I’m going to let you in on a little secret.
Well I’m not going to shout it across the room, come here. Little closer. Closer. Too close……closer. Ok, here it goes. I’m a nerd. There I said it. I posted it on the internet so you know it’s true.
Now that that’s off my chest I have some fabulous news for all of my fellow nerds. There is a comic wholeheartedly dedicated to our plight. XKCD is a physicist’s, mathematician’s, linguist’s, and a systems analyst’s comic all rick rolled into one. I will be the first to admit that I by no means get every reference in the comic, but reading through the archives with a Wikipedia tab close at hand is one of the single greatest pleasures I have had in the past year.
I have a theoretical interest in science and as such there is nothing I love more than reading the latest theories on D-branes and other such noodle teasers. I say theoretical because math and I do not get along. This presents a minor problem in reading XKCD as you may surmise from paragraph three, but even a hardcore literary philosopher should be willing to stretch the boundaries of his knowledge and discover all there is to know about prime numbers.
The most fascinating learning experience by far is had through reading comic number 505. Behold:
Digging through a few forums, many readers have wrongly supposed that comic 505 is wholly the invention of Randall Munroe. In fact the comic is based on the theories of Stephen Wolfram, author of the textbook A New Kind of Science. A fascinating read to be sure a one that should not be approached lightly. One must keep in mind that, as the title suggests, the man is creating a new science and that takes a bit of concentration.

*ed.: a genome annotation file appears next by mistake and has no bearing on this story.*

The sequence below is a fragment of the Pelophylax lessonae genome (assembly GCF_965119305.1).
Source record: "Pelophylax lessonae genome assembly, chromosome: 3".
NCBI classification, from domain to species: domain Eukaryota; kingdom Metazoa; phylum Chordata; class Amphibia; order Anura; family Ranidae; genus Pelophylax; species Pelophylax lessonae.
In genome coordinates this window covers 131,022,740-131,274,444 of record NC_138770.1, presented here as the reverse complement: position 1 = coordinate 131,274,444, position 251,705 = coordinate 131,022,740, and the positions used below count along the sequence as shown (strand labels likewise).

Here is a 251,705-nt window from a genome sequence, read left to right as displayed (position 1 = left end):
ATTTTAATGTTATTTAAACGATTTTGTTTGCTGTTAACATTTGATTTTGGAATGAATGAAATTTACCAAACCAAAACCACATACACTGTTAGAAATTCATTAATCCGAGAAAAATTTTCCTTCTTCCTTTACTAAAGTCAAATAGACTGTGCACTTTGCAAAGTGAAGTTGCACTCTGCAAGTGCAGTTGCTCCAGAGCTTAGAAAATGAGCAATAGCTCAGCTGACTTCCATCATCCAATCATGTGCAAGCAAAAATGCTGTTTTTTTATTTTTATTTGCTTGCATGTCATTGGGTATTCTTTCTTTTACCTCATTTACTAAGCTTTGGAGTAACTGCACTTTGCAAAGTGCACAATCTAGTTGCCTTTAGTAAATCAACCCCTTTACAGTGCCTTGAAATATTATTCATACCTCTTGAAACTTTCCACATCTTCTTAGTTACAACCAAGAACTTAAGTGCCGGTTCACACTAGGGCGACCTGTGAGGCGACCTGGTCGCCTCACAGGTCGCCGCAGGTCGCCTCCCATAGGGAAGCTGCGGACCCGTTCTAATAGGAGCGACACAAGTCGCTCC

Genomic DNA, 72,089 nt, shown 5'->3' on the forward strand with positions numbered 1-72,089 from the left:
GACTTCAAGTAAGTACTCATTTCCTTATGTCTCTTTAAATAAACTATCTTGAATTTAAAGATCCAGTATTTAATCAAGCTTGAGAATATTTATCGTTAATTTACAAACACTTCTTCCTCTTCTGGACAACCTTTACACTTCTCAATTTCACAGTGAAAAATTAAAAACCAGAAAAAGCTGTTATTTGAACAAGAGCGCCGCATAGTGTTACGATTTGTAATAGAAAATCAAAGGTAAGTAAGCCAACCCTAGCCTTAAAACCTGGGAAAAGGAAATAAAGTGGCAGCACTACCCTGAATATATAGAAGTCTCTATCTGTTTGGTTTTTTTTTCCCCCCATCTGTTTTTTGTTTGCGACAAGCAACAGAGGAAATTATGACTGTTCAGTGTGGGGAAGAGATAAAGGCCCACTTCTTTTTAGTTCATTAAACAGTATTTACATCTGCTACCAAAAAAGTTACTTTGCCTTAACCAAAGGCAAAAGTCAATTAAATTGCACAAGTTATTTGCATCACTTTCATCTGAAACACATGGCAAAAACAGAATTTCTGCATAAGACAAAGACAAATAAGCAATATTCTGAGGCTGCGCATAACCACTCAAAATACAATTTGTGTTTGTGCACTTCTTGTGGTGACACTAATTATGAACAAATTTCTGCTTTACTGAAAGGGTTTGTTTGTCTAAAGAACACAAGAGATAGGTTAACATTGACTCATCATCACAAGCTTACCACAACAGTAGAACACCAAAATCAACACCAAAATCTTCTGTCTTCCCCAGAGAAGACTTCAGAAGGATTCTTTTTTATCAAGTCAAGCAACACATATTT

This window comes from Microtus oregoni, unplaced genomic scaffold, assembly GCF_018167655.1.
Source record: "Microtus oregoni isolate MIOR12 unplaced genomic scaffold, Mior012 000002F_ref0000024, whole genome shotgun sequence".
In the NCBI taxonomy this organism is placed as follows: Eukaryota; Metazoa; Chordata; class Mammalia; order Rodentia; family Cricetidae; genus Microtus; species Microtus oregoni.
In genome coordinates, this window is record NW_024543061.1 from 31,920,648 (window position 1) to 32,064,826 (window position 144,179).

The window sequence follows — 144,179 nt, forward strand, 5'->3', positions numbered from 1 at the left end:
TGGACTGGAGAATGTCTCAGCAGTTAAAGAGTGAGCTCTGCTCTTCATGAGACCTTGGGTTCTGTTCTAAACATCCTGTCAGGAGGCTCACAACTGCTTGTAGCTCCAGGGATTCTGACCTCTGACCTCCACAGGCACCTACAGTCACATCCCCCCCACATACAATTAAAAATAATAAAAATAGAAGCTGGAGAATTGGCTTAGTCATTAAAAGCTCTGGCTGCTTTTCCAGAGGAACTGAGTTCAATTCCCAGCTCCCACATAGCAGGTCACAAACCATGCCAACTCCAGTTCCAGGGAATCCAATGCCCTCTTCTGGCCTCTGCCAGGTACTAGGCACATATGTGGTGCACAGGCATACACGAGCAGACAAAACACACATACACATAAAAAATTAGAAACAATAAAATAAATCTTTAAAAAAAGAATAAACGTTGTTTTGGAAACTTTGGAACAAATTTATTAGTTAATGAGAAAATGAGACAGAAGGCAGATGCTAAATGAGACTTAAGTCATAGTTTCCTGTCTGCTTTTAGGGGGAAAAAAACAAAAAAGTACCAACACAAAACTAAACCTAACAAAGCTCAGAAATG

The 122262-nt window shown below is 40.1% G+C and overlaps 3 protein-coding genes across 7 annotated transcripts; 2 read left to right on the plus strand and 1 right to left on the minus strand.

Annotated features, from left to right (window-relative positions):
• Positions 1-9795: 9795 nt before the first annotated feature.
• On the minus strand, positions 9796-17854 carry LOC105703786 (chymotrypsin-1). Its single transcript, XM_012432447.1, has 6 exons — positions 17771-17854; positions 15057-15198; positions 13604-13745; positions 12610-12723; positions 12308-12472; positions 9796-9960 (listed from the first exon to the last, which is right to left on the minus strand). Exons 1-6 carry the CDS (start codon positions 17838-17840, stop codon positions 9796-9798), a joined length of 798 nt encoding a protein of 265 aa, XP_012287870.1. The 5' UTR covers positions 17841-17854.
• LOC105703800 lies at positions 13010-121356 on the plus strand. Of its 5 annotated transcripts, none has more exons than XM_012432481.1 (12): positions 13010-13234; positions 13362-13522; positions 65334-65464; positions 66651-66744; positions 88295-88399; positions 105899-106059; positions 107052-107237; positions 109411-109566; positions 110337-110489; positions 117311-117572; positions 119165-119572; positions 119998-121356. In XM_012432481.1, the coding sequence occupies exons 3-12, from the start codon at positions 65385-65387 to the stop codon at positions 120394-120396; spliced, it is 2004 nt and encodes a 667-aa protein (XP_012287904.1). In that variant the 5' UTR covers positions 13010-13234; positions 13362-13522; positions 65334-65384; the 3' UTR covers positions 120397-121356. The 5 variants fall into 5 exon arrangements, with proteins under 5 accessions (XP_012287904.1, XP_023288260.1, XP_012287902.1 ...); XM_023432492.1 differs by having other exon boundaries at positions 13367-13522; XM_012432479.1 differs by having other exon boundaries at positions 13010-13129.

When Munroe isn’t pointing out subtle humor in the sciences he is promoting counter-culture. Whether contained within the internet tubes or spread into the more populated areas of modern society through trolling and mass chaos Munroe constantly pokes fun at society’s attempts to control human interaction while critiquing the flaws of the counter-culture he promotes.
His comments on globalization and the future are offset by his obscure and often life-threatening hobbies. While everything seems disjointed and weird, after 735 comics and counting it forms this beautiful and simplistic tapestry that never takes itself to seriously. XKCD is a once juvenile and thought-provoking. It captures the oddities and insights of the likes of Summer Glau and presents them in a simplistic ideal that finds me returning to Pavlov’s ding three times a week.
I highly reccomend XKCD, though such an undertaken should not be a mere whim.
There are many important things to consider when first reading this comic. The single most critical information I can give you is this: For the love of everything holy and sacred, read the alt text! Often the funniest joke or the bit that explains everything is carefully hidden in the alt text. The drawing style is not something to get hung up on either. The stick figures are at once simplistic and epic while often reminding me of my own grade school drawings of mock battles. What is it about stick figures fighting that the human race finds so provocative?
While generally non-sequitur, XKCD does on occasion follow the heinous acts of an ASPD stricken man with a black hat. Characters come and more often go through the course of the comic and none but the black hatted anarchist make a lasting impression. But each character shares Munroe’s child-like sense of adventure.
If you enjoy the niceties of nerdom by all means give this comic a read.
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